At the auction, Stephen Lane, the head of Prop Store, gives me a whistle-stop tour of the day’s top lots.

He won’t be giving anything away for free but says that, in amongst the stratospherically expensive nuggets of movie gold, there are some very affordable items.

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Prop Store

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A creature costume from Aliens was sold for £50,000

“The lots start at £40 to £60. For that you’d be buying crew items or gifts, things like call sheets which were used in the production. It might not be quite as personal but it’s still something from your favourite film.”

That’s good news for first-time auction visitor and Blade Runner fan, Chris Dagger.

“I don’t have a big budget, the most I can spend is around £500,” concedes Mr Dagger. “I’ve got my eye on the Blade Runner crew jacket. I’ve always been a fan of the film and with the new one coming out, I’d love to buy it.”

The jacket in question is dark maroon satin with the name “Tim” stitched onto the front.

More stories from the BBC’s Business Brain series looking at interesting business topics from around the world:

The firms that donate as many goods as they sell

How do you like your wine – with a cork or screw-cap?

Are changeable heels the end to women’s sore feet?

Do the colours you wear at work matter?

“I don’t have much chance of getting it,” says Mr Dagger. “There are people here with a lot of money to spend, a lot more than I’ve got, but we’ll see.”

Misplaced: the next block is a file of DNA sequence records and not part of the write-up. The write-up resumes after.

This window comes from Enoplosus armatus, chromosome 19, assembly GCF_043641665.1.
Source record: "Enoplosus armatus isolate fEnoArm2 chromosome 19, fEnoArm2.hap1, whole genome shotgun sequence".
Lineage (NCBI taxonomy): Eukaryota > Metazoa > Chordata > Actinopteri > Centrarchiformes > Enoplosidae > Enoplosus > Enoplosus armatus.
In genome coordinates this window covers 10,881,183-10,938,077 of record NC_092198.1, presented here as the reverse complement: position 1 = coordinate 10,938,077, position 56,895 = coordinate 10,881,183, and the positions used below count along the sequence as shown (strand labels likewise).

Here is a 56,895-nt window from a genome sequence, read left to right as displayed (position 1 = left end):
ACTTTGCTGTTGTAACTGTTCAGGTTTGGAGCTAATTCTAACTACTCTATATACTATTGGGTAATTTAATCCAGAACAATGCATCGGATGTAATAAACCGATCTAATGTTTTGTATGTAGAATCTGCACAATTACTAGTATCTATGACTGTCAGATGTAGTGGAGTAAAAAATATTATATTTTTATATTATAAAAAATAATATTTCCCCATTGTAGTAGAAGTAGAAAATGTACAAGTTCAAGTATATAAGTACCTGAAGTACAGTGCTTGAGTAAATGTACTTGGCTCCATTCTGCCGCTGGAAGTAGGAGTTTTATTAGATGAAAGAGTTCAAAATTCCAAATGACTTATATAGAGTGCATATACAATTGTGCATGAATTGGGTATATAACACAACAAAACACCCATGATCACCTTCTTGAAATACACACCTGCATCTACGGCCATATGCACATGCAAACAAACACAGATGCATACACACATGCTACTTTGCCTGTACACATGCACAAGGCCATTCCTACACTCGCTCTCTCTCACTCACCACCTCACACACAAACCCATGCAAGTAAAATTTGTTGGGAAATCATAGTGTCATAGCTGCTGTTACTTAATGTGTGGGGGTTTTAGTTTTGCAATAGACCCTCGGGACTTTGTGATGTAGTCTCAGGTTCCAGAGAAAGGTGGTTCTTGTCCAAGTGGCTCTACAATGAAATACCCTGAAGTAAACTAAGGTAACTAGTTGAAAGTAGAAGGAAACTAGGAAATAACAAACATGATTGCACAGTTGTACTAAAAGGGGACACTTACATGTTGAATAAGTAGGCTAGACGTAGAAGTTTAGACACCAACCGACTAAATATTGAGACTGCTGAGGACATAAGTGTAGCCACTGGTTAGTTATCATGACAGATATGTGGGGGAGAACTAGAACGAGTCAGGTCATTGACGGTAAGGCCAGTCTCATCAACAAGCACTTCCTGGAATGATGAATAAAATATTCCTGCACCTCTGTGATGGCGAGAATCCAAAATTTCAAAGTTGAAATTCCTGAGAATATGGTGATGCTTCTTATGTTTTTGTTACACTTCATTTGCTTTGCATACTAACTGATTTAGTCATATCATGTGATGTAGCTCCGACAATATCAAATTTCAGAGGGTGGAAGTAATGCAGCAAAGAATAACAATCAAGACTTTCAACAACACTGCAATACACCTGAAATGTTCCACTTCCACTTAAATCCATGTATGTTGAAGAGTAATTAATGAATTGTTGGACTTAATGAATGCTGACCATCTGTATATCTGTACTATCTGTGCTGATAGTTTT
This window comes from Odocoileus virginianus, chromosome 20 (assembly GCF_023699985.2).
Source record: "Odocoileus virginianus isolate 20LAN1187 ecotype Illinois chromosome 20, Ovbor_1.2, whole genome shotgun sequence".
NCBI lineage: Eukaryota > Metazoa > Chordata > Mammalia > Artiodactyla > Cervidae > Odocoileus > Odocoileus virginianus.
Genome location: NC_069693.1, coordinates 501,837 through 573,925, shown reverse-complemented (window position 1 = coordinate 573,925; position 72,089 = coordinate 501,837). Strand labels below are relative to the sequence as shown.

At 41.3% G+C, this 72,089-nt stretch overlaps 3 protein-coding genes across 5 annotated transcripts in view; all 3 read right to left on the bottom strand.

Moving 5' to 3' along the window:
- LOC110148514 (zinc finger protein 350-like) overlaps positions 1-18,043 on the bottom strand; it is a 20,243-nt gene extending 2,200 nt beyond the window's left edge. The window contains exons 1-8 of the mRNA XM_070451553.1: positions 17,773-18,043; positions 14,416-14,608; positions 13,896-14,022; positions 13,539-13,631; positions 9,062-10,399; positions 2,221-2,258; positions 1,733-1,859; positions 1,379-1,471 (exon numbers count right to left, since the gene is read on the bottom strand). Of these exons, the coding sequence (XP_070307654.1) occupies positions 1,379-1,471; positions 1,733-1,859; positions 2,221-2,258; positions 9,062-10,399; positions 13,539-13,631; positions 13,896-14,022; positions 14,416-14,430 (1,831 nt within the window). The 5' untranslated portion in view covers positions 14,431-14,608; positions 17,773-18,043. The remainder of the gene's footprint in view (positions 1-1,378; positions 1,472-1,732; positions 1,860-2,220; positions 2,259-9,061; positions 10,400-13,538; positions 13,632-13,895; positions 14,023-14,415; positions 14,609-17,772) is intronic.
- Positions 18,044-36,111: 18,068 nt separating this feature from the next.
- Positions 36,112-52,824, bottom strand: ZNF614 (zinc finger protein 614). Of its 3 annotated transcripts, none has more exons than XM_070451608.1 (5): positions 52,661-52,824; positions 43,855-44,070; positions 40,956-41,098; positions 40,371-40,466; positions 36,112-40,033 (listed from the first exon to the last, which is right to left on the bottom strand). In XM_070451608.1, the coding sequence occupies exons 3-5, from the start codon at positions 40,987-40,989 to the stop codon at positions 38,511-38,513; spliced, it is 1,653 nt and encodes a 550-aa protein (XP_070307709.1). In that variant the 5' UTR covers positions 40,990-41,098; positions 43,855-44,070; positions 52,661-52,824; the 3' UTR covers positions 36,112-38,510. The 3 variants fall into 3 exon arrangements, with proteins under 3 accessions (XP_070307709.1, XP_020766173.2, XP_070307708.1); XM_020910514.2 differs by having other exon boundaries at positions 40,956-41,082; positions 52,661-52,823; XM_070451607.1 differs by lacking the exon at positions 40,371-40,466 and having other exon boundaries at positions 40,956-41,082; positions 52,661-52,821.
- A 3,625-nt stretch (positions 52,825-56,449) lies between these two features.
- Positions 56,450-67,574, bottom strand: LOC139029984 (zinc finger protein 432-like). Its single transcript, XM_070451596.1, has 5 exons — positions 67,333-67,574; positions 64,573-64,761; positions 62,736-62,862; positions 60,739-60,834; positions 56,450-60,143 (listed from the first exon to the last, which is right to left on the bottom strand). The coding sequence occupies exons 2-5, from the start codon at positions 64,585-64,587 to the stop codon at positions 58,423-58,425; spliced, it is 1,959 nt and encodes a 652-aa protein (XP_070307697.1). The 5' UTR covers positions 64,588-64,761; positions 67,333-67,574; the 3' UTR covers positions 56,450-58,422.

In the imposing auditorium of the BFI Imax the auction gets underway. Things don’t look good for Chris.

A single grey T-shirt, embossed with “Peace through superior firepower”, which was worn in the film Aliens, is sold for £3,000. And a full alien creature costume from the same film fetches £50,000.

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Elizabeth Hotson

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Chris Dagger bid for a Blade Runner crew jacket

Chris holds his number “26” bidding card nervously, waiting for his lot to be called.

The auctioneer announces a starting bid of £250, and within seconds Mr Dagger is pushed to his maximum bid of £500 for the Blade Runner jacket.

There are no further bids in the auditorium, but there’s an agonising wait as the auctioneer checks whether other offers have come in by phone or email.

None have, and to his delight and astonishment, Mr Dagger gets what he came for.

Out in the refreshment area, he takes a couple of deep breaths and poses for photos next to a poster for Blade Runner 2049, the film’s soon-to-be released sequel.

“It’s such an iconic film and if you’re a fan you know all the trials and tribulations they went through to make it.

“And here we are, surrounded by posters for the current film. I’m just really happy, there’s not much more I can say.”

With the 22% buyer’s premium, VAT and shipping charges, the final bill is £700, which doesn’t make the jacket a cheap purchase.

But Chris says it was definitely worth it.

Source : [1]

Modernising female voice for Qatar

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Sheikha Hind represents a young, modern face for the blockaded Qatari ruling family

If the personal is political, then Sheikha Hind, a senior member of Qatar’s ruling royal family, gives a very direct answer to her views on the end of the driving ban for women in Saudi Arabia.

“I have two asthmatic boys and when you need to take them in an emergency at 02:00 – and your husband is on a business trip… We’re talking about safety.”